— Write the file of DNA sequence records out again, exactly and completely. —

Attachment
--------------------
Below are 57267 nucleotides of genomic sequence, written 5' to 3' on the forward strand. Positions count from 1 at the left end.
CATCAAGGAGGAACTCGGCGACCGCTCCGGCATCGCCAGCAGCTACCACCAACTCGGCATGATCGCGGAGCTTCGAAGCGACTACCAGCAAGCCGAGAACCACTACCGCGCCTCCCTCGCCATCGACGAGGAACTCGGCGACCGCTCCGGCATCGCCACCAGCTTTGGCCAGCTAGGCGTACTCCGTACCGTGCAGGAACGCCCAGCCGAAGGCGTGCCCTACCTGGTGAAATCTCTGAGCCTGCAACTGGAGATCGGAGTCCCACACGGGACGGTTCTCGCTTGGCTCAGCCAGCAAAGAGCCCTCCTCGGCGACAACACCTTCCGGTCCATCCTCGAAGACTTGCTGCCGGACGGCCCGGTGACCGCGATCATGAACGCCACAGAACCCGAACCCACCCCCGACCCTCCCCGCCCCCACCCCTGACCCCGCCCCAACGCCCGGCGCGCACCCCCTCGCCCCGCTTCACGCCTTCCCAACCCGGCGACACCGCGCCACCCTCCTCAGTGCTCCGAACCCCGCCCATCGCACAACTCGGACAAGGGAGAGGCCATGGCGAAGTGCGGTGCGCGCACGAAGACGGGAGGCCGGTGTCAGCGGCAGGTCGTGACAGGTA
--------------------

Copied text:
Below are 57267 nucleotides of genomic sequence, written 5' to 3' on the forward strand. Positions count from 1 at the left end.
CATCAAGGAGGAACTCGGCGACCGCTCCGGCATCGCCAGCAGCTACCACCAACTCGGCATGATCGCGGAGCTTCGAAGCGACTACCAGCAAGCCGAGAACCACTACCGCGCCTCCCTCGCCATCGACGAGGAACTCGGCGACCGCTCCGGCATCGCCACCAGCTTTGGCCAGCTAGGCGTACTCCGTACCGTGCAGGAACGCCCAGCCGAAGGCGTGCCCTACCTGGTGAAATCTCTGAGCCTGCAACTGGAGATCGGAGTCCCACACGGGACGGTTCTCGCTTGGCTCAGCCAGCAAAGAGCCCTCCTCGGCGACAACACCTTCCGGTCCATCCTCGAAGACTTGCTGCCGGACGGCCCGGTGACCGCGATCATGAACGCCACAGAACCCGAACCCACCCCCGACCCTCCCCGCCCCCACCCCTGACCCCGCCCCAACGCCCGGCGCGCACCCCCTCGCCCCGCTTCACGCCTTCCCAACCCGGCGACACCGCGCCACCCTCCTCAGTGCTCCGAACCCCGCCCATCGCACAACTCGGACAAGGGAGAGGCCATGGCGAAGTGCGGTGCGCGCACGAAGACGGGAGGCCGGTGTCAGCGGCAGGTCGTGACAGGTA